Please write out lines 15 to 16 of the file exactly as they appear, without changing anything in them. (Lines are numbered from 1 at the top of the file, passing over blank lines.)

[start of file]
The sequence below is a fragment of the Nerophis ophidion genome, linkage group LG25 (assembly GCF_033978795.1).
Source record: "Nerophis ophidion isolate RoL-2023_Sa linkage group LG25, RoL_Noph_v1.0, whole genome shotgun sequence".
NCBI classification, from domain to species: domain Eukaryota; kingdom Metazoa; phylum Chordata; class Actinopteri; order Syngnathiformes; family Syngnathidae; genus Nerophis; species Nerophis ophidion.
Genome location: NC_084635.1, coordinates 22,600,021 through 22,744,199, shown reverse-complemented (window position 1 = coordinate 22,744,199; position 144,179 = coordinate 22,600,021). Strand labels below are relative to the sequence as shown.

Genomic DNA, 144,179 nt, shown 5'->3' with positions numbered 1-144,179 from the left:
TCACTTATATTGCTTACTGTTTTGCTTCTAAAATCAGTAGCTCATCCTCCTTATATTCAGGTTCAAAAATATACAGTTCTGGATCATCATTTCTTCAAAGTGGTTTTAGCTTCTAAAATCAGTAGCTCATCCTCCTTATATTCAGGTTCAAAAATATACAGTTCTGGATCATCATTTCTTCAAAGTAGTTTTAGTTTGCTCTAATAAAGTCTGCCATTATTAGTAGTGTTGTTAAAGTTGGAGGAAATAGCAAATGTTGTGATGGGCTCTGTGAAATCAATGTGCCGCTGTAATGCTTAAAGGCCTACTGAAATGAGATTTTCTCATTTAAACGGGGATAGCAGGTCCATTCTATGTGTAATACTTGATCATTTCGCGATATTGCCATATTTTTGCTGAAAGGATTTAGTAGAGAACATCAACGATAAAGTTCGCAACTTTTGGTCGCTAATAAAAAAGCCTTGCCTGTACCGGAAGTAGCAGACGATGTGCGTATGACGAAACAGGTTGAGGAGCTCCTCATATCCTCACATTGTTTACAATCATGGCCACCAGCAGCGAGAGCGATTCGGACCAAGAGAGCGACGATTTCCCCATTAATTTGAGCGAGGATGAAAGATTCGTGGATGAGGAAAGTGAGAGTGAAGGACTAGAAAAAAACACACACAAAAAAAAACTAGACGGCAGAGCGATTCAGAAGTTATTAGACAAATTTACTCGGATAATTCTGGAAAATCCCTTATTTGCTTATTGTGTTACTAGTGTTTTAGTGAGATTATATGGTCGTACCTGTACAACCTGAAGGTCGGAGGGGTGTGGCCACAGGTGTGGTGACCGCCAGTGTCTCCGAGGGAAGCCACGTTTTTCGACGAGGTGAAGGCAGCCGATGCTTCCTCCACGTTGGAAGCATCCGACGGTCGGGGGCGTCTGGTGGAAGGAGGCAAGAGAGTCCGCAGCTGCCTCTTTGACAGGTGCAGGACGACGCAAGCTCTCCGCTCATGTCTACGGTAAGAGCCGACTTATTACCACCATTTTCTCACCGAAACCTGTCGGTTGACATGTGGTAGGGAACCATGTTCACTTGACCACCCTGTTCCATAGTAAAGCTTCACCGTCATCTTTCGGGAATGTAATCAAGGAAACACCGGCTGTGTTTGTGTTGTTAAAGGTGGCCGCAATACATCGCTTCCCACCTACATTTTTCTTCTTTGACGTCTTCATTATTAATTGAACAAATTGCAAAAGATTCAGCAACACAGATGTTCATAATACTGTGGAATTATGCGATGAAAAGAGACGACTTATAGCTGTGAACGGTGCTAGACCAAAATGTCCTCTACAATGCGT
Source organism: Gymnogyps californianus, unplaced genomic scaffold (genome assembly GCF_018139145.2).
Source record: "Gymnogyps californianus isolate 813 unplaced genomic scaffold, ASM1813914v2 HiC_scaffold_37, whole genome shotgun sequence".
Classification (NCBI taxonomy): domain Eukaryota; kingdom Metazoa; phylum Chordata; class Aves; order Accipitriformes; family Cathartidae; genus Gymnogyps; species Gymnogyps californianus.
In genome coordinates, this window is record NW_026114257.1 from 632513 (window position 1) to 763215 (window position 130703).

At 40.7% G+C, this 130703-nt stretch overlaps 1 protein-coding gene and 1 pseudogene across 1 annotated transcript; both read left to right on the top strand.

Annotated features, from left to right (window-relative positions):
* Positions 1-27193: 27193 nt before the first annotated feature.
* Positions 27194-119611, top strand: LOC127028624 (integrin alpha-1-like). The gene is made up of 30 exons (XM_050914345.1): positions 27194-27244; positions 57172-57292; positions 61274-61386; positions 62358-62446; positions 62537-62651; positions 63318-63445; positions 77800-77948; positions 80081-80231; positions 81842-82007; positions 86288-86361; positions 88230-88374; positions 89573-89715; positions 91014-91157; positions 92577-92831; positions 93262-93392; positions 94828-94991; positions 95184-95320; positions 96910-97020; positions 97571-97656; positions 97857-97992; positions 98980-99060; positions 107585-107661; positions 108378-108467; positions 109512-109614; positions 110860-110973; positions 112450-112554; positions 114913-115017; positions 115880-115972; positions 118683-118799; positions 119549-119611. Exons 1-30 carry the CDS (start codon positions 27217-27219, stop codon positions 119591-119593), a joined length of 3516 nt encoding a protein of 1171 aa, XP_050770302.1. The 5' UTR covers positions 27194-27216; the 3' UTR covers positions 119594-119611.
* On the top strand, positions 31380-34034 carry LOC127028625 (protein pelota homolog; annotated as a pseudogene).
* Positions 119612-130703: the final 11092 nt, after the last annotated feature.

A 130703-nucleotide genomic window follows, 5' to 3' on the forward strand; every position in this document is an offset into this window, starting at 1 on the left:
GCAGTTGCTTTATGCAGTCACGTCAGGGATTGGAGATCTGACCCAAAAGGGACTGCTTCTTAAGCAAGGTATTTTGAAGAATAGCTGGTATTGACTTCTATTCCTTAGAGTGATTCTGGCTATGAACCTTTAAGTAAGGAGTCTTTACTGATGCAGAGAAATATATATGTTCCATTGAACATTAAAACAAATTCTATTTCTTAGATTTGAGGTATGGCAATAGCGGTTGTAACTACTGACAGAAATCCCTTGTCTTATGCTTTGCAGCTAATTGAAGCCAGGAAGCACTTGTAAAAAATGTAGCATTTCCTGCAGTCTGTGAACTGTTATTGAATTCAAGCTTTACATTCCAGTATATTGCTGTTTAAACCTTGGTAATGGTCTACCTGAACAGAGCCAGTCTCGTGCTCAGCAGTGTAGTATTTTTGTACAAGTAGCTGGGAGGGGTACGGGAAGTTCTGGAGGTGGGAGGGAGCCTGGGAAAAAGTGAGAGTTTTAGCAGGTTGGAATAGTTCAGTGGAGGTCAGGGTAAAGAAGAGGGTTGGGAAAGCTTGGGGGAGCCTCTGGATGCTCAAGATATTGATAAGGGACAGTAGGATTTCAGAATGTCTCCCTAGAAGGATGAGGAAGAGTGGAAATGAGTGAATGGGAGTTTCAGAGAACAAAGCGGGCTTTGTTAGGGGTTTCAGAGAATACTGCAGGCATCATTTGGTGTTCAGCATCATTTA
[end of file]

* On the top strand, positions 31380-34034 carry LOC127028625 (protein pelota homolog; annotated as a pseudogene).
* Positions 119612-130703: the final 11092 nt, after the last annotated feature.